The system was tied into the security system I installed with the help of a guy from my 'day' job. From a remote location I could do everything but start a pot of coffee. The status of every room was shone on my screen. I could watch the driveway on live video, check phone messages, even turn on the air conditioning from my office computer workstation.
Upstairs I was in the process of constructing a meaningful armory. I spent a weekend reinforcing the walls with heavy fiberboard and foam soundproofing. The fire system in the room was doubled with an independent foam system. I put in an exhaust fan vented outside. The window and door got armor and a motion sensor.
The finale was a bench to end all benches. With a sideways vise that I could aim at a block of foam and rubber pellets across the room exactly fifteen feet away. The purpose. Exact targeting of a firearm.
Outside it was a job for a dump truck and a skip loader to install a berm for a bit freer shooting. On our first outing, Keia showed me up with the rifle, although I still outscored her with the pistol.
"GI Joe taught me and sister to shoot long gun." She said. Then her expression darkened as she thought about her family 'back there'.
Sometime in the next few months my place became a defacto home away from home for any of the organization's people to stop by and rest and recreate for a day or five.
This was the reason I gave up and allowed Keia to order several rooms full of furniture. Four complete bedroom suites. She re-outfitted the living room. A dining ensemble showed up one day. Fortunately the Bishop accepted the idea and as long at the state and county didn't mind what was going on here, I didn't either.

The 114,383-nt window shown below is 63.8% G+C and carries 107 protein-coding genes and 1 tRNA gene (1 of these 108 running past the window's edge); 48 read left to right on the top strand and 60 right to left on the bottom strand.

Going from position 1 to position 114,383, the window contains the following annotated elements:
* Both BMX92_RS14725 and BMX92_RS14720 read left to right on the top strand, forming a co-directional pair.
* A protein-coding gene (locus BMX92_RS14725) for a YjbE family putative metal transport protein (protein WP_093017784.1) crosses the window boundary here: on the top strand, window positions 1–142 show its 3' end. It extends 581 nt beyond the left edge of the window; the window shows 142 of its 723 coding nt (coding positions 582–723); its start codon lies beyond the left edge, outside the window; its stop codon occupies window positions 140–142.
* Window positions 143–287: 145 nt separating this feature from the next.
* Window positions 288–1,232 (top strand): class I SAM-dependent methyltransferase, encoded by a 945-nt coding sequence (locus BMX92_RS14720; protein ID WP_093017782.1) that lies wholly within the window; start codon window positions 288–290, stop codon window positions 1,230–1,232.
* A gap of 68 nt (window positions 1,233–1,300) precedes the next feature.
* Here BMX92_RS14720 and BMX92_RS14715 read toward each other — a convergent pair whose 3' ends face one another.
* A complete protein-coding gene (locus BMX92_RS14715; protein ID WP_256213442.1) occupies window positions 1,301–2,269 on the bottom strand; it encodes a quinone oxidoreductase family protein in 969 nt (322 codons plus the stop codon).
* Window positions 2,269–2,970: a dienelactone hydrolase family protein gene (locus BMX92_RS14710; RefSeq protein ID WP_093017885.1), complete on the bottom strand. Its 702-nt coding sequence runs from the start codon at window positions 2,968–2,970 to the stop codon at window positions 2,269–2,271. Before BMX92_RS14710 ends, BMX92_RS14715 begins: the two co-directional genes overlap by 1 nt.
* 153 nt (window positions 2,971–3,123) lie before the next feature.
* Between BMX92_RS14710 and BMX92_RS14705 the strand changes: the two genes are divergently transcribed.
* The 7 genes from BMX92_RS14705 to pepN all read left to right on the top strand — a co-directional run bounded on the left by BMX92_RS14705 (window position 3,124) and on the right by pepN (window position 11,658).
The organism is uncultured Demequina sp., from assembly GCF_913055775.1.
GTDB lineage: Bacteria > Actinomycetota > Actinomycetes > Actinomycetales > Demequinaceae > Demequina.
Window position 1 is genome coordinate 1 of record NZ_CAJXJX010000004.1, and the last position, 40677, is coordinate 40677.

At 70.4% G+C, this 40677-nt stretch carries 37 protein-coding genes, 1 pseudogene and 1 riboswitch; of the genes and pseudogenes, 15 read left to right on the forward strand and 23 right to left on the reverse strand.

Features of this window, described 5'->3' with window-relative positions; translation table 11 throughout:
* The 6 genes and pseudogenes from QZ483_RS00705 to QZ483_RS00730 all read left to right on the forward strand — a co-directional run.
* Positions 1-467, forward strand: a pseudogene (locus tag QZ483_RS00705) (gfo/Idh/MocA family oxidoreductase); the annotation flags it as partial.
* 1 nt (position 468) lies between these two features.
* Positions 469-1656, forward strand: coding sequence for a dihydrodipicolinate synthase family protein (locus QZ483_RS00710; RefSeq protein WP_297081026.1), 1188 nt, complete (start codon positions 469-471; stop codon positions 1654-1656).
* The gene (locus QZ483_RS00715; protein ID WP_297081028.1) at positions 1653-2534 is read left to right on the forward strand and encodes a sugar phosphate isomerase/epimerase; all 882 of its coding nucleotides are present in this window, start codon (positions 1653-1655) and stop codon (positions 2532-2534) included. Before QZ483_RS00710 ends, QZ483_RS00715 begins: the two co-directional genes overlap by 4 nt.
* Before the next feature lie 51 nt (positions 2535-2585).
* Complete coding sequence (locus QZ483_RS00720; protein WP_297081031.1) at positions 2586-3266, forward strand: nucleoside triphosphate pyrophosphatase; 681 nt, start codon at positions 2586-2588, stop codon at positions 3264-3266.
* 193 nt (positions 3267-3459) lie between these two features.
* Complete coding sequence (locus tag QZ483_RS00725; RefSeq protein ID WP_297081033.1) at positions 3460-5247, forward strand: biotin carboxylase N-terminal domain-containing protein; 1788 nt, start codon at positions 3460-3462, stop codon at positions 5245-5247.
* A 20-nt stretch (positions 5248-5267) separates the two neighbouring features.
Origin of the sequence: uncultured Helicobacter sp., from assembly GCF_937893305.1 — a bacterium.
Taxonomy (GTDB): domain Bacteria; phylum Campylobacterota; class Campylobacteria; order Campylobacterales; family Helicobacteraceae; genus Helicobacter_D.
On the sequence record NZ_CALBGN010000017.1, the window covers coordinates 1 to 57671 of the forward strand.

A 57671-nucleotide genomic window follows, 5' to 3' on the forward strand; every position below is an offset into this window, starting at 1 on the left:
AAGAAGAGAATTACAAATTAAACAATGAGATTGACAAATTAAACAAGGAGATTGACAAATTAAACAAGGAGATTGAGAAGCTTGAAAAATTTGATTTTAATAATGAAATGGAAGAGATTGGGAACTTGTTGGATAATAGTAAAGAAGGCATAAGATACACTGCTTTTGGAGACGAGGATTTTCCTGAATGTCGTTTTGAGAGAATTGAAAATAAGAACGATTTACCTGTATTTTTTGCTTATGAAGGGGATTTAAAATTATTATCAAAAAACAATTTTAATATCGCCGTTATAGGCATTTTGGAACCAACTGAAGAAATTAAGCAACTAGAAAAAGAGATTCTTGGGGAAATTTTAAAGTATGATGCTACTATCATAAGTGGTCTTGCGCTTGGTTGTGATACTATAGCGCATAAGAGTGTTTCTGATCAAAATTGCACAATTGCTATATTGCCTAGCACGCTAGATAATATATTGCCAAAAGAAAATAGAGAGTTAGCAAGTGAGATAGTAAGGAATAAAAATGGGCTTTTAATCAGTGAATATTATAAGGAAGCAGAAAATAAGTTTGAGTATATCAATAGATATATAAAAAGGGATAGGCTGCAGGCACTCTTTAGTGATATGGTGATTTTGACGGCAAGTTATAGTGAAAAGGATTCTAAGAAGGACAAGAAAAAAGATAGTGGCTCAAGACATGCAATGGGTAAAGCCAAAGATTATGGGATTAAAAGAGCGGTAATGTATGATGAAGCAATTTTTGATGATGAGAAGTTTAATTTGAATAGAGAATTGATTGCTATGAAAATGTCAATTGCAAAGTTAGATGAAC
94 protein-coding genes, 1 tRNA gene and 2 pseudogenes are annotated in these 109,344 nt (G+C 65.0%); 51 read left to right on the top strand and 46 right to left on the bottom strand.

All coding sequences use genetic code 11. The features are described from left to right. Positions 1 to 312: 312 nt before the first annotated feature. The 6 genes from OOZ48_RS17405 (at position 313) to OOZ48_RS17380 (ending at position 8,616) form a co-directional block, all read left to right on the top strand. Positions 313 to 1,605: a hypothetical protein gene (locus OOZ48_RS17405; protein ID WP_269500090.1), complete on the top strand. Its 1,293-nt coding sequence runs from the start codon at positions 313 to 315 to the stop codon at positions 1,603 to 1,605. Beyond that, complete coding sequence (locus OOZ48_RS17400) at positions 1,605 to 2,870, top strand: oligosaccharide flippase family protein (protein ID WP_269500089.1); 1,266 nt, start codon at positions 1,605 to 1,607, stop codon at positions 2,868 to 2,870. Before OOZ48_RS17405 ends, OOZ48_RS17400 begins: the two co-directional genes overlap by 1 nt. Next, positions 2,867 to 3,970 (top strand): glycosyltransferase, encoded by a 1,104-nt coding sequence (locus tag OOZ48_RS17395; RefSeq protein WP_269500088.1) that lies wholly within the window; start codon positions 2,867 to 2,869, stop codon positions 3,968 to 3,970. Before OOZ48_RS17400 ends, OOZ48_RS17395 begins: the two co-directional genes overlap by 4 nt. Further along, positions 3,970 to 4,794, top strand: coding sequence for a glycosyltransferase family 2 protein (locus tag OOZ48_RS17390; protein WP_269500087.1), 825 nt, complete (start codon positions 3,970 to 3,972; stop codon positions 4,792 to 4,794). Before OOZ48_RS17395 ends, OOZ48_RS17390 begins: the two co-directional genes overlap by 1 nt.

Something which I am very sure the Bishop and his Mandate had a hand in.
One day, I got home from my job testing a text editor that recognized five different languages I found Conga in the armory with somebody I had seen in Detroit installing a very nice laser sight on a rifle of unknown manufacture.
"Oh, hello." He stuck his hand out.
Once again I felt I was lucky to come out of the handshake with my fingers still functional.
"This is McKalb. He's going on a little trip. Keia said we could borrow your shop."
"Most excellent set up. I wish I had a home with a range." DeKalb said giving me a handshake that wasn't painful.
I nodded and told them to make themselves at home.
And so I got used to having everybody and their cousin Pearl coming and going at all hours, and not even wondering when I found a helicopter sitting in my front yard.
The upside was that most of the modifications to the house and grounds, a phone upgrade to a second fiber optic line, and even a guarantee from the county that the road would never be repaved to make it more attractive to the causal sight seer, was all underwritten and paid for by people at the Bishop's level or above.
Bishop42: You may or may not be happy to know that your place is now the model for operating centers in nine states and six countries.
theHunter: youre kidding
Bishop42: No indeed. We have had places before. But they were always shared with another agency, or we came in after the fact with a piece of the action. Yours has been ours from the very beginning.
theHunter: Keia told me this was the place for us from the very beginning.
>>>Bishop42 is having a laugh at your expense.